By Lenore Skenazy….
“Trick or treat, trick or treat, give us something lethal to eat!”
That’s not the actual rhyme, but from all the warnings about Halloween you just might think it was. Even the American Academy of Pediatrics is still insisting that “a responsible adult should closely examine all treats.”
But why? How many decades of disproving this murderous myth do America’s doctors require before they lay it to rest? Joel Best, a sociologist at the University of Delaware, first put a stake through the poison candy rumor all the way back in 1985, when he did a study of newspapers dating back to 1958, looking for “Child poisoned by Halloween candy” news stories.
He found none — because there were none. One time, a boy in Texas did die of a poisoned Pixie Stix, but cops quickly discovered that his own dad, who was $100,000 in debt, had just taken out a life insurance policy on him. Dad was dispatched to that haunted house in the sky (or down below). And yet we still use this fear of neighbors as psychopaths as an excuse to curtail our kids’ Halloween fun.
We trot out plenty of other threadbare fears, too. Last week, Patch USA reminded its readers of a girl murdered in Fond du Lac, Wis., by a man later referred to as the Halloween Killer. That crime was in 1973 — 44 years ago. And yet, that single, sad story is the excuse Patch gives for publishing maps of the homes of men, women, and children on the sex offender registry.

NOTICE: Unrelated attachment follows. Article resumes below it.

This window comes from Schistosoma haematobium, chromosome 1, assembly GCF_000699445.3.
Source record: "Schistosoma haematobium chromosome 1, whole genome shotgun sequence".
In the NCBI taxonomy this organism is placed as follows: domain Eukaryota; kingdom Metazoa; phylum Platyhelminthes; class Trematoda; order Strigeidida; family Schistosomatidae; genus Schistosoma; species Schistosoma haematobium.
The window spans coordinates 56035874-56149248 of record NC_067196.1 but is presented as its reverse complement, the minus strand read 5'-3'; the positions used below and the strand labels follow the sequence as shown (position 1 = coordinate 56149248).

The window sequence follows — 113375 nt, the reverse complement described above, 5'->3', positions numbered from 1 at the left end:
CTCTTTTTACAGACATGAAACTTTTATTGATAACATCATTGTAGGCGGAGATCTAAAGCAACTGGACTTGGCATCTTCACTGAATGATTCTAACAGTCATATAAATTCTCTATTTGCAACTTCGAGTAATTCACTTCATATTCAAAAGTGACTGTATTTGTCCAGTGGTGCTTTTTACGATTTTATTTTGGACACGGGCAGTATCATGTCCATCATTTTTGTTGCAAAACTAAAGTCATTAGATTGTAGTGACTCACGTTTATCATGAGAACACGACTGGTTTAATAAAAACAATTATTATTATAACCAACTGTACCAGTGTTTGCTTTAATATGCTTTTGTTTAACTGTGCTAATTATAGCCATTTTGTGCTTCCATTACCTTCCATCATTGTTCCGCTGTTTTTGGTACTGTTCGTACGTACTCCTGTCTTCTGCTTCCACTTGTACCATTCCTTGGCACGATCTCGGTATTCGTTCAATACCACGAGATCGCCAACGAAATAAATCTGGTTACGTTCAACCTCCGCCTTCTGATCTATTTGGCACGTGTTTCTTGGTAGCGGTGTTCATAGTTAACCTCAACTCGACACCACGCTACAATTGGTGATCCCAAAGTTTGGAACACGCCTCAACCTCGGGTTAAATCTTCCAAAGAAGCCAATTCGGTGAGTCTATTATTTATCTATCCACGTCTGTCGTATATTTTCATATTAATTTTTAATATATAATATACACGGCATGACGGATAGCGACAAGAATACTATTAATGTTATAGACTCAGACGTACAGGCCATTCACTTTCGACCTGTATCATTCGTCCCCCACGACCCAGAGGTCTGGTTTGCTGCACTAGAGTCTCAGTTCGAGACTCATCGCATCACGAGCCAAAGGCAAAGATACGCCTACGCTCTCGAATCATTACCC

That may sound like they’re doing a public service. But it’s actually like telling people never to go south of 14th Street, because once there was a terrorist attack there. When Johns Hopkins Professor Elizabeth Letourneau did a study of sex crimes on Halloween, looking for evidence of registered sex offenders pouncing on pint-sized pirates and princesses, she was shocked to find not only was there no bump in the numbers, the day was actually remarkably low in crimes against kids. In fact, she said, “We thought about calling it ‘Halloween: The Safest Day of the Year.’ ”
So Patch’s decision to publish the addresses of registrants may sound responsible, but it is scaring families with one exceedingly rare tragedy, and reinforcing the false idea that anyone registered as a sex offender is an insatiable monster. In truth, the number of people on the registry who commit a new sex crime is far lower than most people realize. It’s about five out of 100. Your kids are more likely to end up on the registry than to be molested by someone on it.